COVID-19 and the future of manufacturing

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COVID-19 and the future of manufacturing

According to Alejandro Canela, Vice President and Country Manager of Siemens Digital Industry Software for Mexico and Central America, and Rene Wolf, Senior Vice President of Manufacturing Operations Management Software at Siemens Digital Industries Software, as the various phases of the COVID-19 crisis have unfolded, global collaboration has been a major factor in shaping the response of businesses across the global supply chain.

The pandemic has changed the collective mindset, having a long term impact on all manufacturing industries. This change is likely to result in more collaborative and flexible environments.

For example, in manufacturing, collaborative trends such as crowdsourcing will change the way specialists’ ideas are built, designed and overlap, removing operational boundaries, which will lead to positive results that will accelerate future innovation.

Differences between each industry sector

The immediate impact on the manufacturing industry depends on its manufacturing process. In general, the effects that have been observed in purchasing behavior and consumer reactions, radically affect manufacturing planning. Production can be stopped or rapidly accelerate, generating a domino effect along the supply chain.

There is a clear reduction in demand in the global environment. In the automotive industry in Germany, where it is a major industry, manufacturers have been closing their plants for weeks.

Production has also accelerated in the medical device industry. Manufacturers are struggling to keep pace with the increasing demand and changes in their deliverable product range, as facilities are highly optimized to produce a specific range of products. The current demand calls for different goods at different times in different places.

Other significant changes have been seen in companies that produce  alcoholic beverages. Some of them  are now producing hand sanitizers in large quantities, requiring rapid adjustments to the production lines.

Meanwhile, manufacturers with 3D printing capabilities are filling the supply gap for essential Personal Protective Equipment (PPE).

In all of these examples, adapting to  manufacture a line of new products is very difficult, as it takes time, not only to produce the product, but to do so efficiently and to the necessary quality standards.

Challenges for manufacturers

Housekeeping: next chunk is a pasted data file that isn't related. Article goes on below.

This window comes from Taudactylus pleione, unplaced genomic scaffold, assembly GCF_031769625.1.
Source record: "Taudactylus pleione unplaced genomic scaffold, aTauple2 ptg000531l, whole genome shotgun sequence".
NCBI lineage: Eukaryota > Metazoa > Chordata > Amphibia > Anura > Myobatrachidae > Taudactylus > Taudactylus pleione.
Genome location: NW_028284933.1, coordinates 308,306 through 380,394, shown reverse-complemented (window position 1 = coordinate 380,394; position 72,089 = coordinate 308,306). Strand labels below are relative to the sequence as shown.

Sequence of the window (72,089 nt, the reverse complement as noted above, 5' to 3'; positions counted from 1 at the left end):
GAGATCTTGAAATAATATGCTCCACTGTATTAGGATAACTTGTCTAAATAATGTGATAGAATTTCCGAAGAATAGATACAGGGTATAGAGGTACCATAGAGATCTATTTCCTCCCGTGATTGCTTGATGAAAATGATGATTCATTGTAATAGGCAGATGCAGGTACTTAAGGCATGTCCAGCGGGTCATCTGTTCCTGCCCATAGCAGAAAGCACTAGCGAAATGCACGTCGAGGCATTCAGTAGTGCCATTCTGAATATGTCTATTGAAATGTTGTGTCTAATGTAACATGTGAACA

One of the most important factors that affects the ability of manufacturers to act in these circumstances is size. Small and medium-sized manufacturers with local supply chains have been less equipped to cope with the current situation. In many cases, their supply chain was suddenly halted, without any alternatives.

However, large companies have a different level of preparedness, alternatives, and resources to create contingency plans.

The effects on the industry in the future

It’s clear that no one was prepared for a situation like the one we are experiencing today, in which global market demand has bottomed out, and supply chains are being disrupted.

However, as the pandemic continues to unfold, manufacturers will rethink how they organize their processes and supply chains, which present critical gaps in their digital infrastructure, and there will be a continued urgency surrounding cost pressure and profit margins.

In addition, digital transformation efforts will be accelerated to create a more agile manufacturing that can respond to market changes faster, and with more flexibility.

The road to digitization

For a manufacturer looking to map out its digital transformation, the first step is to gain visibility and transparency. From there, a company can begin to prioritize process automation, including supply chain constraints.

Subsequently, the traceability and quality management, and the control and implementation of standards in the production plant are analyzed. Lastly, a complete digital manufacturing infrastructure that links design and planning processes with production is analyzed.

In addition, manufacturers should consider upgrading the tools, technologies and processes. This will  motivate the next generation of employees, creating new business models that include technology partnerships and a digital infrastructure that sustains increased capacity and business efficiency.

Oradel and its commitment to manufacturing

Since its founding in 2000, Oradel Industrial Center has been the choice for companies seeking to establish their manufacturing operations in Mexico.

Oradel’s industrial park offers competitive advantages such as a strategic location, as well as the opportunity to construct buildings and industrial warehouses according to the needs of each company, allowing them to introduce technology and digitization processes.

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